The human cost of cheap bananas
A new report for the Make Fruit Fair! campaign shows how increasing market power and Unfair Trading Practices of European supermarkets affect banana small farmers and plantation workers.
Banana workers and small farmers in developing countries are exposed to toxic agro-chemicals, earn poverty level wages and work in a climate of fear, reveals the report Banana value chains in Europe and the consequences of Unfair Trading Practices” published today by Banana Link and the Fair Trade Advocacy Office FTAO. The report also shows how European supermarkets contribute to this situation by engaging in Unfair Trading Practices. (UTPs).
The banana supply chain has long been a symbol of injustices in the global trade market. For instance, since 2001 banana wholesale prices have fallen by almost 25%, whilst retailers have increased their share of the banana value to around 40%.The same period has seen significant increases in both production and living costs. Food, health, education and other living costs have rocketed, for example, by as much as 278% in the Dominican Republic.
“Around 40% of the profits on bananas are kept by the retailer, whilst workers receive only 0.7 to 1%. This barely meets the costs of subsistence. It is certainly not a living wage, nor decent work, as defined by the International Labour Organization (ILO)”, says Iris Munguia, Representative of COLSIBA (Coordinating Body of Latin American Banana and Agro-industrial Unions).
“The imbalance of power in the banana supply chain and Unfair Trading Practices of supermarkets come at a high price”, says Jacqui Mackay, UK National Coordinator of Make Fruit Fair! from Banana Link. “This generates and amplifies significant negative social and environmental impacts in most banana producing countries, including the denial of basic human rights, gender discrimination, a failure to earn living wages, and long working hours.”
For decades a few multinational companies have dominated the banana market, negatively affecting the lives of workers and farmers. Now, the power has shifted to the supermarkets. “Concentration in the European retail market has rapidly increased in recent years and this will continue. In Germany only four supermarket chains dominate 85 per cent of the market.”, says Franziska Humbert, Policy Advisor Labour Rights and CSR at Oxfam Deutschland. “Supermarkets use their growing buying power to push prices down below sustainable levels.”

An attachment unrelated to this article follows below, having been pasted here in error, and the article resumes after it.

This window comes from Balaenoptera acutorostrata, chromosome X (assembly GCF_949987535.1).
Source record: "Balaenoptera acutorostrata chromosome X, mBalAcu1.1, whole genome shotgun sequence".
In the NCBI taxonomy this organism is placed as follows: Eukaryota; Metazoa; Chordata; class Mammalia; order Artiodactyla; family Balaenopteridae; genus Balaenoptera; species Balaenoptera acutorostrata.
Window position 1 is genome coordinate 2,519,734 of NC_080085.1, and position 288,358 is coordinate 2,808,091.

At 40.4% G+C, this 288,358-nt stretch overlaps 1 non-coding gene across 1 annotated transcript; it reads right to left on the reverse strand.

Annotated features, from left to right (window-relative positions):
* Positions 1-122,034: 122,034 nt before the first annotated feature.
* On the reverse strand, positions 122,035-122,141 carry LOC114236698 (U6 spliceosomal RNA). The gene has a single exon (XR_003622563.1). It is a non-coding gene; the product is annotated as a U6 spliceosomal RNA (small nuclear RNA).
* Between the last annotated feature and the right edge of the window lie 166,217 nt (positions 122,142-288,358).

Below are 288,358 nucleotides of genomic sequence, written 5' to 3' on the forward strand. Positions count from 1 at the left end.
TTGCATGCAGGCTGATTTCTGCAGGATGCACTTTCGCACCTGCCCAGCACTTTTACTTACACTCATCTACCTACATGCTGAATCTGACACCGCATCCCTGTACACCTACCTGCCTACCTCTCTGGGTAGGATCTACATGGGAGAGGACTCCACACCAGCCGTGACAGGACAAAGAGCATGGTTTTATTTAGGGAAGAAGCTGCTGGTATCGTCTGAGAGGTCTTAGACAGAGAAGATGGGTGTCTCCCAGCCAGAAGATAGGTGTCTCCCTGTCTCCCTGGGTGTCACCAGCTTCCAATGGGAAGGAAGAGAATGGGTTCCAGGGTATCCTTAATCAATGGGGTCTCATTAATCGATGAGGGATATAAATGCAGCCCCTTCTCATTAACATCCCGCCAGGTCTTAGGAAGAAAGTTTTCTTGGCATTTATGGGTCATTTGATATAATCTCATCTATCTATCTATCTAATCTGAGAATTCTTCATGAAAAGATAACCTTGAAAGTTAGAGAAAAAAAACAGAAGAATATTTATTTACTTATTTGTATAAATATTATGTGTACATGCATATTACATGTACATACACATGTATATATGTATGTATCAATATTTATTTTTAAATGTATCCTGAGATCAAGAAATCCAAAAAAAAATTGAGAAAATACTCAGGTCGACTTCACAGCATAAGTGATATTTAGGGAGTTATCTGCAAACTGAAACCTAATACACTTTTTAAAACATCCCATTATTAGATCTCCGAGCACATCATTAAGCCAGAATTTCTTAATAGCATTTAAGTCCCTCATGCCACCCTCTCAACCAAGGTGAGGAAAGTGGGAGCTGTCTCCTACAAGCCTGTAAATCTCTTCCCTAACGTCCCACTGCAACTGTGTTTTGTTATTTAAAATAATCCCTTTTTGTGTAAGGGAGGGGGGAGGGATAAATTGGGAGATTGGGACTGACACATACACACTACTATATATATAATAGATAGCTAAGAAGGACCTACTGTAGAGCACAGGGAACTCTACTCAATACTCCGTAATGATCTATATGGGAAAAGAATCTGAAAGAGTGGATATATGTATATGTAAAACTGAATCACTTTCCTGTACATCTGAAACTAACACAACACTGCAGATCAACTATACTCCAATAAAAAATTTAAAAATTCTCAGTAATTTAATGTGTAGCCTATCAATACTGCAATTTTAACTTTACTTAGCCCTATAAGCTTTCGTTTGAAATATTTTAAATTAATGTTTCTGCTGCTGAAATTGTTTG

The European Commission already acknowledged the prevalence of UTPs and will decide at the end of this year whether to propose stronger regulation or not. “There is now a window of opportunity in the European Union policy process to tackle Unfair Trading Practices in the food supply chains”, says Sergi Corbalán, Executive Director of the Fair Trade Advocacy Office FTAO. 50.000 European citizens have signed the Make Fruit Fair! petition urging the Commissioner Bieńkowska to make a legislative proposal.
The report is based on interviews of more than sixty actors from the banana industry in several Latin American countries and a survey conducted in Costa Rica in August 2015. It reveals several UTPs like one-sided clauses in contracts with producers and exporters that lead to cancellations and rejections of orders on dubious grounds.
A supplementary report sets out the results of research on Banana value chains in the United Kingdom and the consequences of Unfair Trading Practices – October 2015.